Kathy Onoye, left, executive director of elementary education for the… (Gary Friedman / Los Angeles…)
California students continued making strides on standardized English and math tests based on results released Friday, but less than half of the students in Los Angeles are performing at grade level.
In all, 57% of California students scored as proficient or better in English and 51% scored that high in math. In the L.A. Unified School District, those numbers were 48% in English and 45% in math.
"The good news has been the steady progress despite the chaos of budget cuts," state Supt. of Public Instruction Tom Torlakson said. "California has gone from having only one student in three score proficient, to better than one student in two — 900,000 more students than in 2003. This is not anything to rest upon, but it is a considerable measure of progress. We're headed in the right direction."
A gap persists, however, between white and Asian students when compared with their black and Latino peers. And a similar gap separates students from higher-income families and low-income households.
Younger students also continue to outscore older ones. In L.A. Unified, for example, 63% of elementary students test at grade level or better in math, but only 30% of students do so in middle and high school.
While algebra achievement remained low, scores notched upward from the last academic year: In seventh grade, the percentage of students who were proficient or better rose from 77% to 81%; in eighth grade, those numbers increased from 32% to 35%; for ninth-graders, from 13% to 15%.
Districtwide efforts to improve math scores have included requiring top local administrators to visit every algebra class in their area and report back to L.A. Unified Supt. John Deasy. Students who weren't ready for algebra by eighth grade were allowed to take a preparation course instead. And students doing poorly in first-semester algebra could be assigned in the second semester to more effective teachers.
Deasy found much to celebrate.
"I am incredibly pleased with the progress over time," Deasy said. He added that the test results should be understood in the context of broader progress, including a reduction in suspensions, better attendance and more students passing the state high school exit exam.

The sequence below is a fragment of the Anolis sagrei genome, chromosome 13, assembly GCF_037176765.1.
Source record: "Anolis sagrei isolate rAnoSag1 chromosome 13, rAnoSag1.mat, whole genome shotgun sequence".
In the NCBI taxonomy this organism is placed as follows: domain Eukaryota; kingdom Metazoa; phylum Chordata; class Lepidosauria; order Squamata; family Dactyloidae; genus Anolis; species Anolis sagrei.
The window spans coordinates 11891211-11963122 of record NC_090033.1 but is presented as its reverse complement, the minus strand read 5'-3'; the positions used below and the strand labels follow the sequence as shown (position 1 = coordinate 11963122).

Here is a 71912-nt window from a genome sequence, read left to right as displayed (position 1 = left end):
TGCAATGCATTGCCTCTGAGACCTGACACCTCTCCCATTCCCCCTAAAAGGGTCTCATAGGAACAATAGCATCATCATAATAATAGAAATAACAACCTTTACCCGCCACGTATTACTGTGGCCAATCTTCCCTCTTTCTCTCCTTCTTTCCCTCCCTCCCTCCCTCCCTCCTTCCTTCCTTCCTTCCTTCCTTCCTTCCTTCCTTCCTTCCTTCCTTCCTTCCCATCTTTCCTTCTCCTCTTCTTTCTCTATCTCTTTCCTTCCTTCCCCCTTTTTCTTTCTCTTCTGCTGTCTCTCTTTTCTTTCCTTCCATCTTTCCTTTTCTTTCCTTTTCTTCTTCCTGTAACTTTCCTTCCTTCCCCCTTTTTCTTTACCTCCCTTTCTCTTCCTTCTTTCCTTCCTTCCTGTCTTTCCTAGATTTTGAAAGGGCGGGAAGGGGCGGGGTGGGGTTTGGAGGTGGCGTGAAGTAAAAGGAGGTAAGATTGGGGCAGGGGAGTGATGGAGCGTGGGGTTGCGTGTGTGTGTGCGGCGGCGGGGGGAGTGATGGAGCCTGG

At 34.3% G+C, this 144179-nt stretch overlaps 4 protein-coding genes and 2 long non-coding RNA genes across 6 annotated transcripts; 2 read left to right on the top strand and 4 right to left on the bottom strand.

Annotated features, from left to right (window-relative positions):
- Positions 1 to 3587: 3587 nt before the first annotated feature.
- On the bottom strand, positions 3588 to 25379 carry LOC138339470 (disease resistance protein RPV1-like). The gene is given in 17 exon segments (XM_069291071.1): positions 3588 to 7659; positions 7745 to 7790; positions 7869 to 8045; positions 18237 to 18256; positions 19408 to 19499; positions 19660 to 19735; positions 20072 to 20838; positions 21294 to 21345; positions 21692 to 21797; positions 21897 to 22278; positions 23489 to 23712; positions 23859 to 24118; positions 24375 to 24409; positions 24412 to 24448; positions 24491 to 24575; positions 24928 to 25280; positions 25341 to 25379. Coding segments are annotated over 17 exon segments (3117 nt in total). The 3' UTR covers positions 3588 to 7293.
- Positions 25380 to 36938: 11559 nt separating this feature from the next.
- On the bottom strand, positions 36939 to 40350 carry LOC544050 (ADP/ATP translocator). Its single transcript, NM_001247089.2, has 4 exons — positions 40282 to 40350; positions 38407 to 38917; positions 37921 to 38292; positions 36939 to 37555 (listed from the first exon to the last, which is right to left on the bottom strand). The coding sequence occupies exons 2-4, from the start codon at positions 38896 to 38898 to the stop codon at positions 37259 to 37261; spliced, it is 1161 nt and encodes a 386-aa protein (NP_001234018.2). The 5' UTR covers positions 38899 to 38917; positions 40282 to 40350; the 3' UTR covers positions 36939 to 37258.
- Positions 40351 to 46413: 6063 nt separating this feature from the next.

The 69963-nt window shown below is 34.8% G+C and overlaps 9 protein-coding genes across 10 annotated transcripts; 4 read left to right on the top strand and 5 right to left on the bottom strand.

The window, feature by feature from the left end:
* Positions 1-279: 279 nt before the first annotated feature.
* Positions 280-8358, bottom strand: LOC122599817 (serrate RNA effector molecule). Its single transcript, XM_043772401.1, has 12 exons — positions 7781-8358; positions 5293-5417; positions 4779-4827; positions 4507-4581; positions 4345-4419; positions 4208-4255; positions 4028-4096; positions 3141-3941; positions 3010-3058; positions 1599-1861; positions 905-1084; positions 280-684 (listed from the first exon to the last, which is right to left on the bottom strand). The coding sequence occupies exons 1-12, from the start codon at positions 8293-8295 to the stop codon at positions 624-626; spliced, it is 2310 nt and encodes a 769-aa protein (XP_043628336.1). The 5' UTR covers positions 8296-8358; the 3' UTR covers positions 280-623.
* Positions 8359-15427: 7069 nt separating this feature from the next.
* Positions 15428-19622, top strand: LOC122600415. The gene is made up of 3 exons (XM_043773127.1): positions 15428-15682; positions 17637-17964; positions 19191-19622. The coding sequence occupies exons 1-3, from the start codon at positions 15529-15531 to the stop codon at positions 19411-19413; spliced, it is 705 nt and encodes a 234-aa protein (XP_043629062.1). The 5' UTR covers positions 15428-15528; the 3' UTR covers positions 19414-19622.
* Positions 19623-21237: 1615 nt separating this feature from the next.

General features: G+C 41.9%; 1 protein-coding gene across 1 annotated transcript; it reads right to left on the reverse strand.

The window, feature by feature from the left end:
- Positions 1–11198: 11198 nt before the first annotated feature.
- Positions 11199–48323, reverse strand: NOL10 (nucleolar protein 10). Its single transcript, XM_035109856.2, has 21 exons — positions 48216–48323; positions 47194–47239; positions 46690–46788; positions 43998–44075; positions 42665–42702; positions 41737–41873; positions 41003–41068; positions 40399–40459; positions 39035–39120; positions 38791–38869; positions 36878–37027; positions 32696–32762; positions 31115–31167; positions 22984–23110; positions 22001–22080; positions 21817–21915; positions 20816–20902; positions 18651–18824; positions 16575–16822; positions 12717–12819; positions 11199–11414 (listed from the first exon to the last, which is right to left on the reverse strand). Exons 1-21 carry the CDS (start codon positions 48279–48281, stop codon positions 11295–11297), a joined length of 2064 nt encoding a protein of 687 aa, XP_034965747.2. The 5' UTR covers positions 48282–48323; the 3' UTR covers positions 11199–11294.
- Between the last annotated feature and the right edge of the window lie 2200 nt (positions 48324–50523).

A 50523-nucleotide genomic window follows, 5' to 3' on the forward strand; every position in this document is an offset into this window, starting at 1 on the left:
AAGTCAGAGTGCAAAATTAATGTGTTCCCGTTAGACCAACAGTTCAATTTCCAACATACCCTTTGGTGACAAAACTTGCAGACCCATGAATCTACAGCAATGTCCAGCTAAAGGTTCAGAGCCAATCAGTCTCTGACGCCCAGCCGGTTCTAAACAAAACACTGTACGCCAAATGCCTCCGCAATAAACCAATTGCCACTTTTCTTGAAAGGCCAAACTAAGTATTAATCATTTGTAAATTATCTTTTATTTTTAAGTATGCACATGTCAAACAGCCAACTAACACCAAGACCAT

Deasy's contract calls for improved test scores, among other provisions, and he is pushing to link part of teachers' performance evaluations to their students' scores.
Deasy said he was happy and relieved at gains in English, which outpaced the state. Last year, L.A. Unified began a new elementary reading program, and he had worried that the adjustment could have initially dragged down results.
Among the most-improved schools were those where officials took aggressive, controversial action. Last year, for example, L.A. Unified required staff at four middle schools to reapply for their jobs.
At the time, teachers, union leaders and at least one school board member criticized the moves as unfair and cited research showing that such instant makeovers have a mixed record.
But after one year, the trend is upward, with each school improving in English and math. Luther Burbank Middle School is the apparent star of the group, with one-year gains of 14 percentage points in English and 11 percentage points in math.
There, administrators required teachers to engage students in class discussions or projects for at least half the lesson.
"We wanted kids not to be passive, to take ownership of their education and really be involved," said Arturo Valdez, who took over as principal of the Highland Park campus two years ago.
The district's moves did not, however, resolve the controversy. Among the schools, Burbank also has the best three-year track record of improvement and two of those three years were with the prior staff — 80% of whom are gone.
Since 2009, the Burbank students at grade level or better in English rose from 29% to 54%; in math, from 18% to 49%.
Statewide, the persisting achievement gap correlates strongly to family income, but not entirely. In math, for example, black students with higher family income tested below white students whose families are at the poverty level. And Latino students whose families are not poor barely surpassed white students from low-income families.
"Income-based and racial gaps remain wide and intractable, even after a decade of school reforms aimed at narrowing these disparities," UC Berkeley education professor Bruce Fuller said.
About 4.7 million California students took the tests near the close of the 2011-12 academic year.